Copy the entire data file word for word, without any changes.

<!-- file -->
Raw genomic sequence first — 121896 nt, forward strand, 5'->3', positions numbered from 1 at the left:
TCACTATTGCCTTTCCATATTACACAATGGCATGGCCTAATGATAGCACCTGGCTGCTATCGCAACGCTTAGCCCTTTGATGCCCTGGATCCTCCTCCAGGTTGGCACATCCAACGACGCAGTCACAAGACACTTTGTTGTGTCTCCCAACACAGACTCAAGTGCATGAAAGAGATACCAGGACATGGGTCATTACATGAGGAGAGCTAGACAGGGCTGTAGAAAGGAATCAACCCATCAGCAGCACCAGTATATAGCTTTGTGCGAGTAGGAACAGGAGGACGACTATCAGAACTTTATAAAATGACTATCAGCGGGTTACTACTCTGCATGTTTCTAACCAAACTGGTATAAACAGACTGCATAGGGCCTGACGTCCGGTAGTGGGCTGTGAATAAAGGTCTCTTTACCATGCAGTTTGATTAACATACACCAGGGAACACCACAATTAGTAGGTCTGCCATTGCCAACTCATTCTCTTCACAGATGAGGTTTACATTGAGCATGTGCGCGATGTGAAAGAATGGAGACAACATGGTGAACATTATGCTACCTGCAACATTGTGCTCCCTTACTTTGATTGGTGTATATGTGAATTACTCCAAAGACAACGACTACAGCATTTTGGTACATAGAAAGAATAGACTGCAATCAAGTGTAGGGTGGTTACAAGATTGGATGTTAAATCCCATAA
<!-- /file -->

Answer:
Raw genomic sequence first — 121896 nt, forward strand, 5'->3', positions numbered from 1 at the left:
TCACTATTGCCTTTCCATATTACACAATGGCATGGCCTAATGATAGCACCTGGCTGCTATCGCAACGCTTAGCCCTTTGATGCCCTGGATCCTCCTCCAGGTTGGCACATCCAACGACGCAGTCACAAGACACTTTGTTGTGTCTCCCAACACAGACTCAAGTGCATGAAAGAGATACCAGGACATGGGTCATTACATGAGGAGAGCTAGACAGGGCTGTAGAAAGGAATCAACCCATCAGCAGCACCAGTATATAGCTTTGTGCGAGTAGGAACAGGAGGACGACTATCAGAACTTTATAAAATGACTATCAGCGGGTTACTACTCTGCATGTTTCTAACCAAACTGGTATAAACAGACTGCATAGGGCCTGACGTCCGGTAGTGGGCTGTGAATAAAGGTCTCTTTACCATGCAGTTTGATTAACATACACCAGGGAACACCACAATTAGTAGGTCTGCCATTGCCAACTCATTCTCTTCACAGATGAGGTTTACATTGAGCATGTGCGCGATGTGAAAGAATGGAGACAACATGGTGAACATTATGCTACCTGCAACATTGTGCTCCCTTACTTTGATTGGTGTATATGTGAATTACTCCAAAGACAACGACTACAGCATTTTGGTACATAGAAAGAATAGACTGCAATCAAGTGTAGGGTGGTTACAAGATTGGATGTTAAATCCCATAA